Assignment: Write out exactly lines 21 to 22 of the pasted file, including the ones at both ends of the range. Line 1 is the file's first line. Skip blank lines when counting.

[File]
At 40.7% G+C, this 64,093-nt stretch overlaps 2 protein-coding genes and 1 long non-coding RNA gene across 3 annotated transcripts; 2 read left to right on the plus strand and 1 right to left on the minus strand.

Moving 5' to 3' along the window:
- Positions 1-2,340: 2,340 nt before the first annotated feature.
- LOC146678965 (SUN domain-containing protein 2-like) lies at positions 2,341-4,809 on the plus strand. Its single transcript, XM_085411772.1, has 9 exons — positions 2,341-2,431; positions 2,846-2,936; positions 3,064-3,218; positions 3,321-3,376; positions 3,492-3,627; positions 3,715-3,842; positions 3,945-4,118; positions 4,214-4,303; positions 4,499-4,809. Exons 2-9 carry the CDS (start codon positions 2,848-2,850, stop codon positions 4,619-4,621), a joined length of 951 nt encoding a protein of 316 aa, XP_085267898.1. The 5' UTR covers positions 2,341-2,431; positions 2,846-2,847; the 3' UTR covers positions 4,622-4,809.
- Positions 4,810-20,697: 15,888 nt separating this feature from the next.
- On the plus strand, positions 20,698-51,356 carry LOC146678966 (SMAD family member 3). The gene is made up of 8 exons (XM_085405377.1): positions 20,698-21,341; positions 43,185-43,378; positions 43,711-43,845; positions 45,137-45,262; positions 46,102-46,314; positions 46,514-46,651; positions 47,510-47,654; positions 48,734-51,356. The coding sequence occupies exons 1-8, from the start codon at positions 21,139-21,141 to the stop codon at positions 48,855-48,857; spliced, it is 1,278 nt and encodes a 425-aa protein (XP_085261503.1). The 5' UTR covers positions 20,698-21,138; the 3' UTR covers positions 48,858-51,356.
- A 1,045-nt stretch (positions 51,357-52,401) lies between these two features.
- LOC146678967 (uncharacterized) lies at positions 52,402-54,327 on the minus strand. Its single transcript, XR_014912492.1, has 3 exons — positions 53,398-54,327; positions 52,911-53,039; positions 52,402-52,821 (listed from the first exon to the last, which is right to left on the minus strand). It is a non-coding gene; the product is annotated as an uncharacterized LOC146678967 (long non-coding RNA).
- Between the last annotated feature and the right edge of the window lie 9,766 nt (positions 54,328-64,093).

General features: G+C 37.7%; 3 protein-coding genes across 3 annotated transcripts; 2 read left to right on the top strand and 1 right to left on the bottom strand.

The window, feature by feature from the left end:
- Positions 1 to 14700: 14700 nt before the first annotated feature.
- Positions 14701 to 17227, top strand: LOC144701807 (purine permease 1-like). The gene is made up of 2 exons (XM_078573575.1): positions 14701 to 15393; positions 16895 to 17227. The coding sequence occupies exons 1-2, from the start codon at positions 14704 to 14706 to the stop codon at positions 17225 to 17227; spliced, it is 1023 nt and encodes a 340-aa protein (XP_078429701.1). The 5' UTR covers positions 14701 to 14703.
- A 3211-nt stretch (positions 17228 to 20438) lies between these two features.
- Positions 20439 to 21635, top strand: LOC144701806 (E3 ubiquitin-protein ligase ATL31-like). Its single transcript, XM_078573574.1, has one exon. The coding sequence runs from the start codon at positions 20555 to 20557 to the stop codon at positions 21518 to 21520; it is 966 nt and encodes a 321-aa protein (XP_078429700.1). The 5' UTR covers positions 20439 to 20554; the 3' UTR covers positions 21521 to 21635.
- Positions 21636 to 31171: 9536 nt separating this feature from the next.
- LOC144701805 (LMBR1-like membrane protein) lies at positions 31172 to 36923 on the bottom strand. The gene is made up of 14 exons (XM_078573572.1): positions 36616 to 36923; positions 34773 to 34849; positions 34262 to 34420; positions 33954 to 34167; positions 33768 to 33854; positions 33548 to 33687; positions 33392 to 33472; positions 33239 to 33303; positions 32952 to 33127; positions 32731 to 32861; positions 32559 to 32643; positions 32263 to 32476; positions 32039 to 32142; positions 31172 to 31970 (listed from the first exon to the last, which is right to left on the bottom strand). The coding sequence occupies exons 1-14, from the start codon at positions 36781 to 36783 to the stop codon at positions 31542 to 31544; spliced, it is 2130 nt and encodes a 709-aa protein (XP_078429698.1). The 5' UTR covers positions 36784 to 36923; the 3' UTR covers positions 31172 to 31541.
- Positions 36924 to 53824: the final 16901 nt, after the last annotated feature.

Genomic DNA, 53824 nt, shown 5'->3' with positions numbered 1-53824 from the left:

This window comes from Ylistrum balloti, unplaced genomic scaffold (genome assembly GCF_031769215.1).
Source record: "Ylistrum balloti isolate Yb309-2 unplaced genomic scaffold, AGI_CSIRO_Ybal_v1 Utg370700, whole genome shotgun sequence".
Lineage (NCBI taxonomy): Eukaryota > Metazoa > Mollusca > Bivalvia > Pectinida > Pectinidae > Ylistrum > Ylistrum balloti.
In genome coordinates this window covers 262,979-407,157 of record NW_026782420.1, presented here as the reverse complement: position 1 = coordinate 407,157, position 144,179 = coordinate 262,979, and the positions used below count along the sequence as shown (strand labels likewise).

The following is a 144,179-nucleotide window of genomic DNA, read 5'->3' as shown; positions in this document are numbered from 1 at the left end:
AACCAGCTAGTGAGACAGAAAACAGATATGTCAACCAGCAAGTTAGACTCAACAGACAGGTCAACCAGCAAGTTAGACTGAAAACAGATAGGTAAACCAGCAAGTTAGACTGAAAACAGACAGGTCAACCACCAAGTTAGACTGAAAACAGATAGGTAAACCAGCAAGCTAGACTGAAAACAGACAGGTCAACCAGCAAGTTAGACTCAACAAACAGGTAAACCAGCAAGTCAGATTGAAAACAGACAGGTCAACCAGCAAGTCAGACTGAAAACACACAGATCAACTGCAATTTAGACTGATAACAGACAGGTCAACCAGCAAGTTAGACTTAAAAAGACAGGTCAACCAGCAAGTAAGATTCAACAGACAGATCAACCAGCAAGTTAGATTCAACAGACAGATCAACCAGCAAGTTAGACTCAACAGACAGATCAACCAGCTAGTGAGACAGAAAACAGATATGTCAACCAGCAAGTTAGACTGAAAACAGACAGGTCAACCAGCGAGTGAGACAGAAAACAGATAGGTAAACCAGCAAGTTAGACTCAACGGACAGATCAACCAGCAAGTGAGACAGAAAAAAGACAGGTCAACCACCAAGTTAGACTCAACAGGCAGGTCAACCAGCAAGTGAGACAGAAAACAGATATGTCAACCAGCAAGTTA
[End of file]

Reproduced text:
Source record: "Ylistrum balloti isolate Yb309-2 unplaced genomic scaffold, AGI_CSIRO_Ybal_v1 Utg370700, whole genome shotgun sequence".
Lineage (NCBI taxonomy): Eukaryota > Metazoa > Mollusca > Bivalvia > Pectinida > Pectinidae > Ylistrum > Ylistrum balloti.